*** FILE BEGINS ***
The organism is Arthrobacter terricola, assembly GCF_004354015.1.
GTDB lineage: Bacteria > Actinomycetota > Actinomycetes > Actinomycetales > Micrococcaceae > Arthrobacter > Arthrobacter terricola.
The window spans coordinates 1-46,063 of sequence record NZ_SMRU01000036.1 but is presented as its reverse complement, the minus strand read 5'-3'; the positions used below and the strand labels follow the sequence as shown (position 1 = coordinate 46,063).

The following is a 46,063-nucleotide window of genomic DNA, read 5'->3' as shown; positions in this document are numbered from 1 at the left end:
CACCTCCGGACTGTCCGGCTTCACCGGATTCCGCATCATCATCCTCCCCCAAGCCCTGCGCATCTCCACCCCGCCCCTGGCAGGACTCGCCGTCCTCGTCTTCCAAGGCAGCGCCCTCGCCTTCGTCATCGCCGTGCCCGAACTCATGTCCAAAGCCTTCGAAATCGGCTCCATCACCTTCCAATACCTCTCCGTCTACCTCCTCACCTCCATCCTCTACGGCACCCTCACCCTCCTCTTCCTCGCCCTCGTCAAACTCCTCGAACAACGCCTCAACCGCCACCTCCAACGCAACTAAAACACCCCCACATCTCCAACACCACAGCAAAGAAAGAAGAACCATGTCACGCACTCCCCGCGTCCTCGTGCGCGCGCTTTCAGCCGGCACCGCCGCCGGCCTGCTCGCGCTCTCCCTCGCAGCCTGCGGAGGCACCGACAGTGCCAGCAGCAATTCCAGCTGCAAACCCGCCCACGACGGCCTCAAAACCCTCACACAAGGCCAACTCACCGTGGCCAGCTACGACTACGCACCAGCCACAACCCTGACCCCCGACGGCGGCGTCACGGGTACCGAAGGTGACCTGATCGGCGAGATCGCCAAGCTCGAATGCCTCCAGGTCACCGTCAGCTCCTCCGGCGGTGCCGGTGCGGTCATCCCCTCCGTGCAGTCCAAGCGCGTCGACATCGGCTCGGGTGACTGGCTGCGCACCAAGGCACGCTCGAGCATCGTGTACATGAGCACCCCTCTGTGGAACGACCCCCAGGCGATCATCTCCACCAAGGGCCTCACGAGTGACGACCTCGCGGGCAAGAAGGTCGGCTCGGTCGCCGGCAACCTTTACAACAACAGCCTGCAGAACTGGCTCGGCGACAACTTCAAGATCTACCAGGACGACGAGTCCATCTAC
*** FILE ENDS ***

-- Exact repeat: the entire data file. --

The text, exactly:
The organism is Arthrobacter terricola, assembly GCF_004354015.1.
GTDB lineage: Bacteria > Actinomycetota > Actinomycetes > Actinomycetales > Micrococcaceae > Arthrobacter > Arthrobacter terricola.
The window spans coordinates 1-46,063 of sequence record NZ_SMRU01000036.1 but is presented as its reverse complement, the minus strand read 5'-3'; the positions used below and the strand labels follow the sequence as shown (position 1 = coordinate 46,063).

The following is a 46,063-nucleotide window of genomic DNA, read 5'->3' as shown; positions in this document are numbered from 1 at the left end:
CACCTCCGGACTGTCCGGCTTCACCGGATTCCGCATCATCATCCTCCCCCAAGCCCTGCGCATCTCCACCCCGCCCCTGGCAGGACTCGCCGTCCTCGTCTTCCAAGGCAGCGCCCTCGCCTTCGTCATCGCCGTGCCCGAACTCATGTCCAAAGCCTTCGAAATCGGCTCCATCACCTTCCAATACCTCTCCGTCTACCTCCTCACCTCCATCCTCTACGGCACCCTCACCCTCCTCTTCCTCGCCCTCGTCAAACTCCTCGAACAACGCCTCAACCGCCACCTCCAACGCAACTAAAACACCCCCACATCTCCAACACCACAGCAAAGAAAGAAGAACCATGTCACGCACTCCCCGCGTCCTCGTGCGCGCGCTTTCAGCCGGCACCGCCGCCGGCCTGCTCGCGCTCTCCCTCGCAGCCTGCGGAGGCACCGACAGTGCCAGCAGCAATTCCAGCTGCAAACCCGCCCACGACGGCCTCAAAACCCTCACACAAGGCCAACTCACCGTGGCCAGCTACGACTACGCACCAGCCACAACCCTGACCCCCGACGGCGGCGTCACGGGTACCGAAGGTGACCTGATCGGCGAGATCGCCAAGCTCGAATGCCTCCAGGTCACCGTCAGCTCCTCCGGCGGTGCCGGTGCGGTCATCCCCTCCGTGCAGTCCAAGCGCGTCGACATCGGCTCGGGTGACTGGCTGCGCACCAAGGCACGCTCGAGCATCGTGTACATGAGCACCCCTCTGTGGAACGACCCCCAGGCGATCATCTCCACCAAGGGCCTCACGAGTGACGACCTCGCGGGCAAGAAGGTCGGCTCGGTCGCCGGCAACCTTTACAACAACAGCCTGCAGAACTGGCTCGGCGACAACTTCAAGATCTACCAGGACGACGAGTCCATCTAC